Sometimes it’s awful to be right.
Christina Holland and her husband Trevor were waiting to turn left in Clayton early Thursday evening, at 190th Street and 72nd Avenue, when her grim prediction became real.
“As we were waiting I said to my husband, this crosswalk is brutal, they really need a light, one of these days someone is going to get hit, and then wham – she got (hit), it was like right as we were talking about it, it was awful.”
A Jeep hit an 18-year-old woman, right before their eyes.
“One car had already stopped and she started to cross the road and that’s when she was hit by the car coming in the opposite direction,” Holland said.
As for the coincidence, she told the Now-Leader, “It tells me it’s a very unsafe crosswalk and it was really shocking to all of a sudden happen right as we were talking about it.”
|Christina Holland (Photo: Tom Zytaruk)|
Holland, who lives in that neighbourhood and runs a daycare, said she later learned the victim was released from hospital and was at home resting the morning after the crash, on Jan. 11.
“She doesn’t have any broken bones, she has a few stitches and she lost a tooth,” Holland said. “She’s very lucky. I guess she was a student from China. She was in all dark clothing, with a dark red umbrella.”
Others have not been lucky.
Surrey recorded its first pedestrian fatality this year on Jan. 5, when a 79-year-old man died of his injuries one day after being struck by a Ford pickup truck, shortly before 6 p.m., at 72nd Avenue and 130th Street in Newton. It was also Surrey’s first major pedestrian-related crash of 2018.
The victim in that crash had also been in a crosswalk, at an intersection with street lights.
On Friday morning, Jan. 12, another pedestrian sustained life-threatening injuries when he was struck by a pickup truck in the 3000-block of 192nd Street, shortly before 5 a.m. The 37-year-old man was not walking in a crosswalk but rather “down the middle of the road,” Schumann said.
Meantime, Holland said her husband ran across the road to help the young pedestrian who’d been hit in Clayton.
“Some neighbours and other vehicles stopped. It’s right there in front of one house where a man had run out and got a blanket and stuff. I stayed in the car with my two young children and I called the ambulance.”
As for that particular crosswalk, Holland said, “I’d actually requested the crosswalk in the summertime. My daughter was starting school there and I just knew if we had to cross that road it was going to be necessary, but since the crosswalk’s been put in there’s been a few times where we’ve tried, or attempted to walk and stood at the crosswalk and waited for at least three to five cars before somebody would stop, before we could walk, and that’s in broad daylight. So, it’s pretty bad.”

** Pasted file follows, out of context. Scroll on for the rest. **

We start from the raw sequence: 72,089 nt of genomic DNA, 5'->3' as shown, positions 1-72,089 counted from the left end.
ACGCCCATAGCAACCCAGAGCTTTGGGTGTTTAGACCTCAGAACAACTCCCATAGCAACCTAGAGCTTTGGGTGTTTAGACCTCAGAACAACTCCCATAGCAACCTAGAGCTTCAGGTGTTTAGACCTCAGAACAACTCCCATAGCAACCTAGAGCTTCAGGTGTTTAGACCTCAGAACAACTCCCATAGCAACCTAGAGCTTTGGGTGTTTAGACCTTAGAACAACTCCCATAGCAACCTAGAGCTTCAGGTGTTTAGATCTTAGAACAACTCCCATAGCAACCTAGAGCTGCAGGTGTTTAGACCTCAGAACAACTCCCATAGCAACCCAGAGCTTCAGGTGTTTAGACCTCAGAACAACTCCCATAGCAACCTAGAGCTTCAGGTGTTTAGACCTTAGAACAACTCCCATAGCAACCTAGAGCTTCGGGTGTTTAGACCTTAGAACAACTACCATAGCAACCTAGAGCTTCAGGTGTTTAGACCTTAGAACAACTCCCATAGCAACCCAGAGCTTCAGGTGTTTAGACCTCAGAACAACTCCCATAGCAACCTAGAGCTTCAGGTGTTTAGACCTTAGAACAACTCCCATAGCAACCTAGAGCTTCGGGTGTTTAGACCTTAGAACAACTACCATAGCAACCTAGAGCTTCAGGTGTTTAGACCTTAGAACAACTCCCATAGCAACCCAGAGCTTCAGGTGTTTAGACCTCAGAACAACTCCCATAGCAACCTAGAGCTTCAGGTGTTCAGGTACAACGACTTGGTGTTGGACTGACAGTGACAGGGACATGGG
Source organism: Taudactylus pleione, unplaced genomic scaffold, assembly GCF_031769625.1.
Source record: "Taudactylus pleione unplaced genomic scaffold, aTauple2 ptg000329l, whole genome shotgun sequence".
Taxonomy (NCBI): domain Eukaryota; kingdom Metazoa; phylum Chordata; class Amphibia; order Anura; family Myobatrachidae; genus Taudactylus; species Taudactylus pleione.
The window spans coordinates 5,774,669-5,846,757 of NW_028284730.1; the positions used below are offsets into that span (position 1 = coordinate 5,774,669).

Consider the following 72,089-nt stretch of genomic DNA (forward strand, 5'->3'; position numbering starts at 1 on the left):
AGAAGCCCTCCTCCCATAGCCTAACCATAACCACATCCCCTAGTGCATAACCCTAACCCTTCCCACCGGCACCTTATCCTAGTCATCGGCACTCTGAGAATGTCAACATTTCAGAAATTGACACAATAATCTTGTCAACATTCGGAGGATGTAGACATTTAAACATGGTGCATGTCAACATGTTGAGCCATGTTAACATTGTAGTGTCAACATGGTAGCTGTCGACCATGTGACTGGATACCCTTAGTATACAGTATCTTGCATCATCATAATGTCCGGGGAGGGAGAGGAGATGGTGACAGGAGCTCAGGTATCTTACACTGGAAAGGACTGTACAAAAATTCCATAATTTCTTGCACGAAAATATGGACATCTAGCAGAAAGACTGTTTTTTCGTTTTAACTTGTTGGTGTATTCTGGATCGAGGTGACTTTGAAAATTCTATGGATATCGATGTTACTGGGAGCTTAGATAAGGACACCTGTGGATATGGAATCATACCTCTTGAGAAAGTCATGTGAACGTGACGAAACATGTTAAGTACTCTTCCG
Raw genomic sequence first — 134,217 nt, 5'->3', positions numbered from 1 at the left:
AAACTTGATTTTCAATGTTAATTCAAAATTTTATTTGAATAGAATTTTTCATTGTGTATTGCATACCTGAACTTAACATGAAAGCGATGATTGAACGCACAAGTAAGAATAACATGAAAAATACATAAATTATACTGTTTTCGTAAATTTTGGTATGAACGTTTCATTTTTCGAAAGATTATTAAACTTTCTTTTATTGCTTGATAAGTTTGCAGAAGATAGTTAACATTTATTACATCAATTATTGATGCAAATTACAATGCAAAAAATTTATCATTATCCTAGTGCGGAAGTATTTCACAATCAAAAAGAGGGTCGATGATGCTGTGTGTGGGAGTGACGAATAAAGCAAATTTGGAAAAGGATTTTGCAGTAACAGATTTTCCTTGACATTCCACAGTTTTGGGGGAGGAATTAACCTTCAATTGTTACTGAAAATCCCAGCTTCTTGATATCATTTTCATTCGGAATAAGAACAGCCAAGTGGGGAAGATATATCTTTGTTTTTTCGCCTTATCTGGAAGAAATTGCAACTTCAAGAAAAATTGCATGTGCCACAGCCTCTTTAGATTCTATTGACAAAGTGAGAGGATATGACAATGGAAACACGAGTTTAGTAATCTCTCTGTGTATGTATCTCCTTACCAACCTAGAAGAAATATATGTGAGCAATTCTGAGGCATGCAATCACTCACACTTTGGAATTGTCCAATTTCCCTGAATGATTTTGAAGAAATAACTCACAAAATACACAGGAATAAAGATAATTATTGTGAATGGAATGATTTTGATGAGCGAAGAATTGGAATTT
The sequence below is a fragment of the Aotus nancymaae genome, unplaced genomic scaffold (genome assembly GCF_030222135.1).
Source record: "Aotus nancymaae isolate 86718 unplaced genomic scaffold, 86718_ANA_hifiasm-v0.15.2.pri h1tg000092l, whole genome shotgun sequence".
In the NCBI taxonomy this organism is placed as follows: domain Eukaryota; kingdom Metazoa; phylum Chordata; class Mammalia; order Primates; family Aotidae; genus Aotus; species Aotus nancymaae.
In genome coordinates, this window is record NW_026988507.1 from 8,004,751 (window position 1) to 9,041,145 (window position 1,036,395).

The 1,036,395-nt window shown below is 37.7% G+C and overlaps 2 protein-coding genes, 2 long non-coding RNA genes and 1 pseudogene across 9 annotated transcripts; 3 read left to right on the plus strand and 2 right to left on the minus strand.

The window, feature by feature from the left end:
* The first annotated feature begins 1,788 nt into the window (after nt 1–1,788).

As for Holland’s eerie prediction, Schumann remarked, “What are the chances? But I mean don’t blame the crosswalk, really. Drivers have a responsibility, as do pedestrians.”
|Surrey RCMP Corporal Scotty Schumann. (Photo: Now-Leader)|
In response, Holland noted that while “everybody needs to pay attention” the crosswalk is nevertheless “very poorly lit, it was very dark and it was raining, so I think it would help if there was a pedestrian-controlled stop light instead of just a painted crosswalk.”
Schumann said the driver was issued a violation ticket under the Motor Vehicle Act for failing to yield to a pedestrian.
Last year, eight pedestrians were killed and 10 were seriously injured on Surrey’s streets. All told, there were 20 traffic fatalities and 23 serious injuries in Surrey in 2017.
In comparison, 10 pedestrians were killed in Surrey in 2016 and 20 were seriously injured. That year, Surrey recorded 14 fatalities and 29 people seriously hurt in crashes.
A tally for all pedestrian crashes so far in Surrey this year, serious to the most minor, was not available at press time.
“I’m not sure we keep a running total of it because that number doesn’t serve a purpose. It would be interesting to you and your readers, but it doesn’t help our investigations,” Schumann said.
“I don’t know about the numbers, whether we’re seeing an increase or a decrease, but we always see a spike in pedestrian crashes during the winter months, and that’s attributed to the shortened amount of daylight.”
The top contributing factors to traffic fatalities are speed, distracted driving and impairment.
“That’s just in general, but I mean obviously the speed of the vehicle will contribute to whether a pedestrian dies in a crash or not. There’s so many factors it’s really hard to pinpoint it, but I would reiterate the message that the onus is on the drivers and the pedestrians to pay more attention while on the road. Pedestrians need to remember that even if they have right-of-way, they need to make sure that a car is going to yield the right-of-way to them and not just assume the vehicle is going to stop when they’re crossing.”
Drivers, conversely, should be “giving 100 per cent attention to the road in front of them, driving appropriately for conditions.”
“You can improve the likelihood of being seen by a driver if you’re wearing bright or reflective clothing. When my wife is jogging in the evening she’s wearing light-coloured clothing, a flashing light and reflective wrist bands and anklets. She’s more likely to be spotted by drivers than somebody wearing dark clothing.”